With only a week to go until I attempt Stage 7 of the 8 Bridges swim, three questions remain:

1. Will my nasty, impinged shoulders survive? My guess is, yes they will. Between my two best friends pictured below, a big rubber band and my physical therapist, I think I’m in with a shot;


2. If my shoulders survive, will my extremely low-mileage training get me there? Yes to that too. Not sure how, but yes.

and the last and most important question is the only one to which I have no answer

3. What suit will I wear?


Clockwise from upper left, we have

  1. the Toowoon Bay SLSC suit that I wore for my fizzled out Catalina attempt. This is the club my nephews and niece do nippers at in Australia, and I’ve swum there a few times. I owe this suit some redemption. It’s as comfy as can be but needs the straps shortened.
  2. a new suit in a nice maroon color.
  3. a fairly worn out but comfy black suit with red piping around the edges. Possibly still full of pollen from the lake because the last time I wore it I got a rash on my chest.
  4. a new Speedo super skinny, super small buttocked suit that I bought recently, hoping I could wear it to even out my tan lines. It has a cut out waist. I don’t think my waist is meant to bulge out of the cutouts but it does.
  5. Sparkles the Red. Super comfy, sparkly. This suit has everything. I did get a slight under arm chafe wearing it for 3 hours yesterday.
  6. The Thunder from Downunder (this refers to my thighs, not my heritage). As worn in Kingdom swim and Swim the Suck in 2010. Getting a little worn out, but so am I.
  7. The White Suit.
  8. Rob Aquatics. Veteran suit. No futher explanation needed.

What’ll it be?


2 weeks out from 8 Bridges!! I took my miserable, sore, impinged shoulders to Ohio St late this afternoon for a change of scenery.

The water was much warmer than it had been at The Point the previous day, measuring about 67 in the ankle deep bit by the shore.

That wasn’t the only difference though. After a few strokes I felt something tangled around my fingers. It felt like a long hair in the pool.


It wasn’t hair.

it was weed. But it felt like hair. Yuk.
After 3 miles I was covered in it. It was wrapped around my neck and in my suit.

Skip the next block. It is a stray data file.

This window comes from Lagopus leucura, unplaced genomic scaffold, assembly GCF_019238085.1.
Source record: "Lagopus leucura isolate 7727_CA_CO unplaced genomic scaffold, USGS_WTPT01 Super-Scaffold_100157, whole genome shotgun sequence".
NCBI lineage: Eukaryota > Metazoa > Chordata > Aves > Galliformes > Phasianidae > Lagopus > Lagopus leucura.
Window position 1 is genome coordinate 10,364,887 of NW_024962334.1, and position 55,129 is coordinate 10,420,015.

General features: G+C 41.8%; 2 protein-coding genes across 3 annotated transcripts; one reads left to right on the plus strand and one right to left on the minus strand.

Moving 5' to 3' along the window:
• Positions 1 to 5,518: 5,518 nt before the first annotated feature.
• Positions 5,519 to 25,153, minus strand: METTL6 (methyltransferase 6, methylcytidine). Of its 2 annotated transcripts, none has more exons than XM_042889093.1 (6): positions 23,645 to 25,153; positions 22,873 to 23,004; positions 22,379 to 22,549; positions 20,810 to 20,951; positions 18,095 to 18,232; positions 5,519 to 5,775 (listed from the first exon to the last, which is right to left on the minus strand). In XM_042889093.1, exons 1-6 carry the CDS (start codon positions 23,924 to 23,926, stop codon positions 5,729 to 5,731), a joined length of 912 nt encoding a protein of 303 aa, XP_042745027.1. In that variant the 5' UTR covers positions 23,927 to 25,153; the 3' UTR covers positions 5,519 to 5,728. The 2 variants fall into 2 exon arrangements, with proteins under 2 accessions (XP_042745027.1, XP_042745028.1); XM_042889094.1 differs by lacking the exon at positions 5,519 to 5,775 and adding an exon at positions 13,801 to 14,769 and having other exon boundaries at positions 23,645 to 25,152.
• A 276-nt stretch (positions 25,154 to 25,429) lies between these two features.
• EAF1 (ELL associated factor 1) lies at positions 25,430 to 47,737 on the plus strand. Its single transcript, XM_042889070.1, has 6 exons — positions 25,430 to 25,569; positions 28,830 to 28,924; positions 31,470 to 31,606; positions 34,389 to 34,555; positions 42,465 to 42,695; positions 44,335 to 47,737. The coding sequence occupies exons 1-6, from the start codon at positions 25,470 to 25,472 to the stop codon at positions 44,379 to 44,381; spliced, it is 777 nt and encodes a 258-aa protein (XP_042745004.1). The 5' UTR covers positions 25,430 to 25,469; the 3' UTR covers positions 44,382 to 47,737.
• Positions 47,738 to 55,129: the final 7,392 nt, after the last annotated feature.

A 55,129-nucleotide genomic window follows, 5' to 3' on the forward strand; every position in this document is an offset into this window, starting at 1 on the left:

Long, beautiful hair. Now I’m hairy high and low. Don’t ask me why…give me down to there hair. Let if fly in the breeze and get caught in the trees.

Age shall not weary them, nor the years condemn.

Weary and condemned by the years, I decided to celebrate Anzac Day 2012 by launching my open water season at Promontory Point.

Aside from my other two dips in the lake this year, this one was my first. It was a fairly grey, drizzly day, but the water looked relatively calm when I arrived at the Point around lunch time on Wednesday.

promontory point

I could see that fellow Point Swimmers, Andre and Greg were already at the second buoy when I arrived and made it my goal to be in the water before they got out.

I really can’t resist throwing in the thermometer before I get in and was glad to see the mercury getting pretty close to the 50 degree mark! Now THAT’S a rush! After 5 minutes or so of whooping and giggling I attempted to actually swim a little. my goggles fogged up completely every time I cleared them, so I ended up doing alternating breast and backstroke back and forth and around the first buoy.

Here’s a diagram of my route that I prepared using a satellite image of The Point and my primitive version of Photoshop (a printer, sharpie and camera-phone). I was in for 20 minutes and I think it took an hour to warm up afterwards. It didn’t help that I dropped my pants in a puddle of water while dressing. Thank goodness for heated car seats!